Does a signature have to be your full name
Electronic Signatures

Does a Signature Have to Be Your Full Name?

Will Cannon

Last updated on April 12, 2022

Signatures are a common way to indicate agreement towards a contract. In the past, signing was a matter of a person writing their full legal name. As time went on, people began to stylize their names, signing only with a surname or initials. Nowadays with modern online signatures, signing has gone beyond just writing your name on a piece of paper.

So, should you still use your full legal name on legal documents? And how can you make sure your signatures are legally binding?

Let’s find out.

Can you type your name as a signature?

Yes, you can type your name as a signature, as long as you are using the right tools to capture information about when and where you signed. Some e-signing platforms actually invite signees to type their name as their electronic signature. 

The Electronic Signature and Records Association Act allows for electronic signatures to be legally binding as long as all parties are in agreement. E-signing tools capture the agreement of all parties as they add their signature, making the decision about typing, drawing, or scanning your signature merely cosmetic.

Does my signature have to match my legal name?

Not always and not necessarily. However, in general, an ink signature should resemble your legal name. This will avoid any compliance or validity issues that can become very bothersome, and even costly in court.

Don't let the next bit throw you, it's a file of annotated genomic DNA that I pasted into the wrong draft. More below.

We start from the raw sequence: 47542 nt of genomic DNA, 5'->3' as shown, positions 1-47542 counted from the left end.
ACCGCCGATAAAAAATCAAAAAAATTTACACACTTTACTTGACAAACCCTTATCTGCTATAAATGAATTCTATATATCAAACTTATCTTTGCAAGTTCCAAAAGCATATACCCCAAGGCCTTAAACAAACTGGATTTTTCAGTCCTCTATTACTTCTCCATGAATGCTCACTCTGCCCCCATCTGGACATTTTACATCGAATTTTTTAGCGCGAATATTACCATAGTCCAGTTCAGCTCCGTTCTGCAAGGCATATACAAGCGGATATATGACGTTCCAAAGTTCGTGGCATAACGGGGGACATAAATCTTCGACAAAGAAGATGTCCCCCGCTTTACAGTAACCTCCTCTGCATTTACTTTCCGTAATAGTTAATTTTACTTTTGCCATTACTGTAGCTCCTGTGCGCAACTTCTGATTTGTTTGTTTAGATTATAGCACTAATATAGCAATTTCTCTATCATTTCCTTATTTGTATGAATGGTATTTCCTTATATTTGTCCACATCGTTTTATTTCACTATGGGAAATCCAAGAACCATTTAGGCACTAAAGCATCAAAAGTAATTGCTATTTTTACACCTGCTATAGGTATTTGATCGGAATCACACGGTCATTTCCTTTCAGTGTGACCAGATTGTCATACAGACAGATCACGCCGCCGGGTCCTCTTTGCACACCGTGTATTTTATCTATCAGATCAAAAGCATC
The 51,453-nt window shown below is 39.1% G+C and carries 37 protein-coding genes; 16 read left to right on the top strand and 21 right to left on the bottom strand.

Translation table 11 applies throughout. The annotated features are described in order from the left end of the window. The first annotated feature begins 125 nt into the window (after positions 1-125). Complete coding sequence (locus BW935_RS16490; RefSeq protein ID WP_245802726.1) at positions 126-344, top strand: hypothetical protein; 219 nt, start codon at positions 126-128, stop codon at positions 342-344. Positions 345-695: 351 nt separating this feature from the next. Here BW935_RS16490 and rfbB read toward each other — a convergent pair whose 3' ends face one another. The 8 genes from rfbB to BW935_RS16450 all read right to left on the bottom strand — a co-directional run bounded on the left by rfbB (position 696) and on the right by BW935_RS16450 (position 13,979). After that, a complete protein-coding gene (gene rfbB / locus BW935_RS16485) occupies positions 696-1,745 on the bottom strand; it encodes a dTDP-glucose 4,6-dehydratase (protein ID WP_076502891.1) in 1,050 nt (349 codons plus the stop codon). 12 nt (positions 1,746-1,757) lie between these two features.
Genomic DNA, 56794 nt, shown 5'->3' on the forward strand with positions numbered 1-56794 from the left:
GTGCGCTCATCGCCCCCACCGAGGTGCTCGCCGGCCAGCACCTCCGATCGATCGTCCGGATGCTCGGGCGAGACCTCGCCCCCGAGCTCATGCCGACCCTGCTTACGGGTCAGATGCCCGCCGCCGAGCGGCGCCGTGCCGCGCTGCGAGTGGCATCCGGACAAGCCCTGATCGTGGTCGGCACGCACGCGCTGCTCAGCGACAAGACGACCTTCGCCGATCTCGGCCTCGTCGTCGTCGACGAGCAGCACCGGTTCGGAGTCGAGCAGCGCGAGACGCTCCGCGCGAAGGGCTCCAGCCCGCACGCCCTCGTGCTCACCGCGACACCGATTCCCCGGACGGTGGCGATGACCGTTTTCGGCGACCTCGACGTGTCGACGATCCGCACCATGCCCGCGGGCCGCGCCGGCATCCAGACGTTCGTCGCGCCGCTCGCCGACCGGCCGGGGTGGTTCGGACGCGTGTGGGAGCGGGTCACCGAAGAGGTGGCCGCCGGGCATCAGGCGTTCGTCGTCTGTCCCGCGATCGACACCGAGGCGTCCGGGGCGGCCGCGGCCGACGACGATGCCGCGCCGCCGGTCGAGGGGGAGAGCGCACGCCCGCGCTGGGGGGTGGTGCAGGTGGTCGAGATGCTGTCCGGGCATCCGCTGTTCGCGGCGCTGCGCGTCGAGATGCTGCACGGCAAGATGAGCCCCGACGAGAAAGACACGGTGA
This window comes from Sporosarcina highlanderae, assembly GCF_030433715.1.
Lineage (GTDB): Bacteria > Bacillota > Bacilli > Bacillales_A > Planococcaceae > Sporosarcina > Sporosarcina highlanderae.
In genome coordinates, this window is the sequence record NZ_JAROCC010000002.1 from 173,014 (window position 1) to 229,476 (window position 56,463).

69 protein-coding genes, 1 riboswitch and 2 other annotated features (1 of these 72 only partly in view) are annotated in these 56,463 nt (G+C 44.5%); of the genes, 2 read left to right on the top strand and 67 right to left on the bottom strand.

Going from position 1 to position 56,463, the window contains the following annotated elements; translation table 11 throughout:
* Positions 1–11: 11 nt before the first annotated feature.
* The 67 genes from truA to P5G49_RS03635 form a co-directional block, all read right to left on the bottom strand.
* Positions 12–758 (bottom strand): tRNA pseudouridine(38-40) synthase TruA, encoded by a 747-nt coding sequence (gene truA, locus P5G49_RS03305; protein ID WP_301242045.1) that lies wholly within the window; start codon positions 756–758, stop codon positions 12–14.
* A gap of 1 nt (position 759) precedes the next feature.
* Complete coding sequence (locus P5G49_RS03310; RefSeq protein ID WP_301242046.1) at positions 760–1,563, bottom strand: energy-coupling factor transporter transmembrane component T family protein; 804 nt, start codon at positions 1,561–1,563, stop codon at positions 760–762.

Signing with an inconsistent or completely illegible signature may make it harder to prove the legality of a document, especially if you’ve used a different signature on official identification, such as a driver’s license or passport. 

This is because signatures on important legal documents may be checked against your official ID.

Online signatures, however, are generally easier to trace back to the signer regardless of what they look like, making them a bit more flexible in this area.

When can you skip signing altogether?

Sometimes, a legally-binding document doesn’t require a signature. In some circumstances, such as an already formed business relationship under an existing contract, a pre-establish agreement between parties is sufficient. If everything is documented in writing, the presence or lack of signatures will likely have little effect on the contract’s validity should a legal issue arise.

As long as there’s a way to establish beyond a shadow of a doubt that all parties were in agreement for a certain contract, the signature’s shape or even presence might not be a factor at all.

Electronic Signatures and the E-SIGN Act

The Electronic Signatures in Global and National Commerce (E-SIGN) Act was passed in 2000 as a response to the growing need for electronic signatures in legal and business matters. According to this law, all electronic records, contracts, and signatures are as legally binding as their physical counterparts.